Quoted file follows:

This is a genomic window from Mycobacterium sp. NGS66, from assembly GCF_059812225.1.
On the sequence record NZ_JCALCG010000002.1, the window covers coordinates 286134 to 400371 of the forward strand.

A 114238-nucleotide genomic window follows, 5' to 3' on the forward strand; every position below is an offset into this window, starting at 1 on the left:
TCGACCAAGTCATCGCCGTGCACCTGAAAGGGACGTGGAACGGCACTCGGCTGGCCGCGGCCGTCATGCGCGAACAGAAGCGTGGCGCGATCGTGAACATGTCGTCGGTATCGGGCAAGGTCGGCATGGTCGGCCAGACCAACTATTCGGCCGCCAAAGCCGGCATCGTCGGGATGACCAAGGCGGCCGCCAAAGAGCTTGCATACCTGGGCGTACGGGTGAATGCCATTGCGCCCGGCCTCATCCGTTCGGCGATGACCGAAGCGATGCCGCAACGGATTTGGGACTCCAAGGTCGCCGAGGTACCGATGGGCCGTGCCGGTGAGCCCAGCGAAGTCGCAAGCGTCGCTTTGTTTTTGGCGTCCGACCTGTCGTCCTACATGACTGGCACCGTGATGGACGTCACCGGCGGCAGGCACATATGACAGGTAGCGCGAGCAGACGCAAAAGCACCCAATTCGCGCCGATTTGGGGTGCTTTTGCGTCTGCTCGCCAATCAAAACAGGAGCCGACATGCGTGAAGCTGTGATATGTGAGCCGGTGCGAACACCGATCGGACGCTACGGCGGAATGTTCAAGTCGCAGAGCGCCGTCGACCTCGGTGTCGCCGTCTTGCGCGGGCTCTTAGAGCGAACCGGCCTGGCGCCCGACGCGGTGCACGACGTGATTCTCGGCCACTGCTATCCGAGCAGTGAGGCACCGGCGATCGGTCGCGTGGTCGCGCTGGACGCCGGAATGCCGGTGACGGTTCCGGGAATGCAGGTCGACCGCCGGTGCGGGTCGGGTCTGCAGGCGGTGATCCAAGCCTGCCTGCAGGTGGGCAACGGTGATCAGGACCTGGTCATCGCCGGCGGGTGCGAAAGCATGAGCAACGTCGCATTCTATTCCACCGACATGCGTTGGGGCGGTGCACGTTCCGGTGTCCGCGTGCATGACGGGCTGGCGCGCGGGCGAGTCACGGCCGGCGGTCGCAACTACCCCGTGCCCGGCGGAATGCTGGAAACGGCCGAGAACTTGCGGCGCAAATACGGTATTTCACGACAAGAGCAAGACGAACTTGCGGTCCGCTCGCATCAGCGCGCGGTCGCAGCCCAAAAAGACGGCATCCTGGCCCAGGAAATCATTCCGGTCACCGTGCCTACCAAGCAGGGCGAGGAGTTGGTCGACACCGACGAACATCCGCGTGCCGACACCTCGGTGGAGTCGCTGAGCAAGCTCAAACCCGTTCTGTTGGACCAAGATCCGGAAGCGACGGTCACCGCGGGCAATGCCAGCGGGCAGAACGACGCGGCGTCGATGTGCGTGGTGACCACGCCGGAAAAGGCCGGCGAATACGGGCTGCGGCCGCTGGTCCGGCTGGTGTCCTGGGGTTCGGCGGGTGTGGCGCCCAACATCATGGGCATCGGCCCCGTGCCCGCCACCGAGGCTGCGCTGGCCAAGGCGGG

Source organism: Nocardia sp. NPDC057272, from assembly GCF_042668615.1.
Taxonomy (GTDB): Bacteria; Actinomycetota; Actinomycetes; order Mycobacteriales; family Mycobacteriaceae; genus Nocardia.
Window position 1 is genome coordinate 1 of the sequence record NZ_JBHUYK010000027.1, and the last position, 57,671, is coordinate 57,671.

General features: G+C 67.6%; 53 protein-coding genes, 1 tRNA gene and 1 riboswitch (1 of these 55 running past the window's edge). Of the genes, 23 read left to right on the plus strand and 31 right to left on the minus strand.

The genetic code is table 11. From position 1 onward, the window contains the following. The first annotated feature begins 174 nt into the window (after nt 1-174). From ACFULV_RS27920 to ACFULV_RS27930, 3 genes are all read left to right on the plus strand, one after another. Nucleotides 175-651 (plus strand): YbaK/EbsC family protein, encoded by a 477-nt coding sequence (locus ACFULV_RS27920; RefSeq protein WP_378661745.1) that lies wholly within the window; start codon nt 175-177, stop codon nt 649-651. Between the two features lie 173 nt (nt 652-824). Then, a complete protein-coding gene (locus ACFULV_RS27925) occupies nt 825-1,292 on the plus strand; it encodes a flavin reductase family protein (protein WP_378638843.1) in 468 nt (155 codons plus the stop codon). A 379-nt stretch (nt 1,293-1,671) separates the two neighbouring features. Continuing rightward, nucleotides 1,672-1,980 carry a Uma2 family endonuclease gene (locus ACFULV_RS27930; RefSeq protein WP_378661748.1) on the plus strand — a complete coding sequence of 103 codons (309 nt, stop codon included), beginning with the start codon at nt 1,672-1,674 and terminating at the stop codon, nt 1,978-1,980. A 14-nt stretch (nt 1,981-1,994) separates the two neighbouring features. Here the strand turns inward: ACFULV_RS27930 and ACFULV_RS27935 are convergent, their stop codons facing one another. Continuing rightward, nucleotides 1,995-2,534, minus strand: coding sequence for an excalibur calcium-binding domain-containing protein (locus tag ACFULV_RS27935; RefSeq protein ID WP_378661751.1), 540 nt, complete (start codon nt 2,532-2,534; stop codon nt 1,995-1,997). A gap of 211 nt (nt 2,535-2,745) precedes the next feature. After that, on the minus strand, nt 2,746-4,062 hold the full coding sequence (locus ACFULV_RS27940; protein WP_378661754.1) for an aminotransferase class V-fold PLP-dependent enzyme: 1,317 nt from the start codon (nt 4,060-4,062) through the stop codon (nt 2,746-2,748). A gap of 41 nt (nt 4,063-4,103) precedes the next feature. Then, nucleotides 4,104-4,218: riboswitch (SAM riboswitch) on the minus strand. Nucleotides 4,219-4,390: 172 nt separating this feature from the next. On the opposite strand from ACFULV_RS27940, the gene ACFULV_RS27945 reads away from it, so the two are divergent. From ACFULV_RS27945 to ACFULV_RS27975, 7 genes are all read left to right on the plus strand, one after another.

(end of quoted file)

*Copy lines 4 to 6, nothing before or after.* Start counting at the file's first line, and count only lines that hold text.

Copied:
TCGACCAAGTCATCGCCGTGCACCTGAAAGGGACGTGGAACGGCACTCGGCTGGCCGCGGCCGTCATGCGCGAACAGAAGCGTGGCGCGATCGTGAACATGTCGTCGGTATCGGGCAAGGTCGGCATGGTCGGCCAGACCAACTATTCGGCCGCCAAAGCCGGCATCGTCGGGATGACCAAGGCGGCCGCCAAAGAGCTTGCATACCTGGGCGTACGGGTGAATGCCATTGCGCCCGGCCTCATCCGTTCGGCGATGACCGAAGCGATGCCGCAACGGATTTGGGACTCCAAGGTCGCCGAGGTACCGATGGGCCGTGCCGGTGAGCCCAGCGAAGTCGCAAGCGTCGCTTTGTTTTTGGCGTCCGACCTGTCGTCCTACATGACTGGCACCGTGATGGACGTCACCGGCGGCAGGCACATATGACAGGTAGCGCGAGCAGACGCAAAAGCACCCAATTCGCGCCGATTTGGGGTGCTTTTGCGTCTGCTCGCCAATCAAAACAGGAGCCGACATGCGTGAAGCTGTGATATGTGAGCCGGTGCGAACACCGATCGGACGCTACGGCGGAATGTTCAAGTCGCAGAGCGCCGTCGACCTCGGTGTCGCCGTCTTGCGCGGGCTCTTAGAGCGAACCGGCCTGGCGCCCGACGCGGTGCACGACGTGATTCTCGGCCACTGCTATCCGAGCAGTGAGGCACCGGCGATCGGTCGCGTGGTCGCGCTGGACGCCGGAATGCCGGTGACGGTTCCGGGAATGCAGGTCGACCGCCGGTGCGGGTCGGGTCTGCAGGCGGTGATCCAAGCCTGCCTGCAGGTGGGCAACGGTGATCAGGACCTGGTCATCGCCGGCGGGTGCGAAAGCATGAGCAACGTCGCATTCTATTCCACCGACATGCGTTGGGGCGGTGCACGTTCCGGTGTCCGCGTGCATGACGGGCTGGCGCGCGGGCGAGTCACGGCCGGCGGTCGCAACTACCCCGTGCCCGGCGGAATGCTGGAAACGGCCGAGAACTTGCGGCGCAAATACGGTATTTCACGACAAGAGCAAGACGAACTTGCGGTCCGCTCGCATCAGCGCGCGGTCGCAGCCCAAAAAGACGGCATCCTGGCCCAGGAAATCATTCCGGTCACCGTGCCTACCAAGCAGGGCGAGGAGTTGGTCGACACCGACGAACATCCGCGTGCCGACACCTCGGTGGAGTCGCTGAGCAAGCTCAAACCCGTTCTGTTGGACCAAGATCCGGAAGCGACGGTCACCGCGGGCAATGCCAGCGGGCAGAACGACGCGGCGTCGATGTGCGTGGTGACCACGCCGGAAAAGGCCGGCGAATACGGGCTGCGGCCGCTGGTCCGGCTGGTGTCCTGGGGTTCGGCGGGTGTGGCGCCCAACATCATGGGCATCGGCCCCGTGCCCGCCACCGAGGCTGCGCTGGCCAAGGCGGG

Source organism: Nocardia sp. NPDC057272, from assembly GCF_042668615.1.
Taxonomy (GTDB): Bacteria; Actinomycetota; Actinomycetes; order Mycobacteriales; family Mycobacteriaceae; genus Nocardia.